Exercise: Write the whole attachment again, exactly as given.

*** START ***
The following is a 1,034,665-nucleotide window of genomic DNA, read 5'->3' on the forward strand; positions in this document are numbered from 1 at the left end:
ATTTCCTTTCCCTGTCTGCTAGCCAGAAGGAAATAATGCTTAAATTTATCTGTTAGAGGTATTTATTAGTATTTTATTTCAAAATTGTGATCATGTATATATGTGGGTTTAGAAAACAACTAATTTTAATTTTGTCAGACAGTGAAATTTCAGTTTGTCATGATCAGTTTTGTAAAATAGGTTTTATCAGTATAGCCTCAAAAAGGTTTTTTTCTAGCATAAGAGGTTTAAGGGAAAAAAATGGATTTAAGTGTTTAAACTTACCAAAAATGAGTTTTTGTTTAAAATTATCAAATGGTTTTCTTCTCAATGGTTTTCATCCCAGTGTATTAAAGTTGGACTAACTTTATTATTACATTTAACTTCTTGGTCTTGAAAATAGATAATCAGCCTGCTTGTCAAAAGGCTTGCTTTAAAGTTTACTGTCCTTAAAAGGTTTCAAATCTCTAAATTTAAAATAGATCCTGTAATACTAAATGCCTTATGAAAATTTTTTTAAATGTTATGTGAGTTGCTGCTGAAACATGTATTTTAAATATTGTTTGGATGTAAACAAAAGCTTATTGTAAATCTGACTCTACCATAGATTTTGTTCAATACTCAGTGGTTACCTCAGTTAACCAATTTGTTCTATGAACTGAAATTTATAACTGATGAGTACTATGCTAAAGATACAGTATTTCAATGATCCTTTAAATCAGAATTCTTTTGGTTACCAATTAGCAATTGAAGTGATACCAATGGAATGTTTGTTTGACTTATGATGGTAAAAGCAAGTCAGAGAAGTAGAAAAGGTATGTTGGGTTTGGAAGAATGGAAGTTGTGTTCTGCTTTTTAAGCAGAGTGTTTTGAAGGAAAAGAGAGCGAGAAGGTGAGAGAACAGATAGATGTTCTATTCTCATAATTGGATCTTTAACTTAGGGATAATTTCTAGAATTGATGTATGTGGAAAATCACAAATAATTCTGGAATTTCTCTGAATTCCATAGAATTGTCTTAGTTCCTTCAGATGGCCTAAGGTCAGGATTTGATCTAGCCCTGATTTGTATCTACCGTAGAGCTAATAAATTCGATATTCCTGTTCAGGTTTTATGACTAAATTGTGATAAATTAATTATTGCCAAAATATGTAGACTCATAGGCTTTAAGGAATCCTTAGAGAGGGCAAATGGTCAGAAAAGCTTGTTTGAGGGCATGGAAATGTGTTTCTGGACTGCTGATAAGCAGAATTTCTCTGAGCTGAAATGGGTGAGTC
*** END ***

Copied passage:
The following is a 1,034,665-nucleotide window of genomic DNA, read 5'->3' on the forward strand; positions in this document are numbered from 1 at the left end:
ATTTCCTTTCCCTGTCTGCTAGCCAGAAGGAAATAATGCTTAAATTTATCTGTTAGAGGTATTTATTAGTATTTTATTTCAAAATTGTGATCATGTATATATGTGGGTTTAGAAAACAACTAATTTTAATTTTGTCAGACAGTGAAATTTCAGTTTGTCATGATCAGTTTTGTAAAATAGGTTTTATCAGTATAGCCTCAAAAAGGTTTTTTTCTAGCATAAGAGGTTTAAGGGAAAAAAATGGATTTAAGTGTTTAAACTTACCAAAAATGAGTTTTTGTTTAAAATTATCAAATGGTTTTCTTCTCAATGGTTTTCATCCCAGTGTATTAAAGTTGGACTAACTTTATTATTACATTTAACTTCTTGGTCTTGAAAATAGATAATCAGCCTGCTTGTCAAAAGGCTTGCTTTAAAGTTTACTGTCCTTAAAAGGTTTCAAATCTCTAAATTTAAAATAGATCCTGTAATACTAAATGCCTTATGAAAATTTTTTTAAATGTTATGTGAGTTGCTGCTGAAACATGTATTTTAAATATTGTTTGGATGTAAACAAAAGCTTATTGTAAATCTGACTCTACCATAGATTTTGTTCAATACTCAGTGGTTACCTCAGTTAACCAATTTGTTCTATGAACTGAAATTTATAACTGATGAGTACTATGCTAAAGATACAGTATTTCAATGATCCTTTAAATCAGAATTCTTTTGGTTACCAATTAGCAATTGAAGTGATACCAATGGAATGTTTGTTTGACTTATGATGGTAAAAGCAAGTCAGAGAAGTAGAAAAGGTATGTTGGGTTTGGAAGAATGGAAGTTGTGTTCTGCTTTTTAAGCAGAGTGTTTTGAAGGAAAAGAGAGCGAGAAGGTGAGAGAACAGATAGATGTTCTATTCTCATAATTGGATCTTTAACTTAGGGATAATTTCTAGAATTGATGTATGTGGAAAATCACAAATAATTCTGGAATTTCTCTGAATTCCATAGAATTGTCTTAGTTCCTTCAGATGGCCTAAGGTCAGGATTTGATCTAGCCCTGATTTGTATCTACCGTAGAGCTAATAAATTCGATATTCCTGTTCAGGTTTTATGACTAAATTGTGATAAATTAATTATTGCCAAAATATGTAGACTCATAGGCTTTAAGGAATCCTTAGAGAGGGCAAATGGTCAGAAAAGCTTGTTTGAGGGCATGGAAATGTGTTTCTGGACTGCTGATAAGCAGAATTTCTCTGAGCTGAAATGGGTGAGTC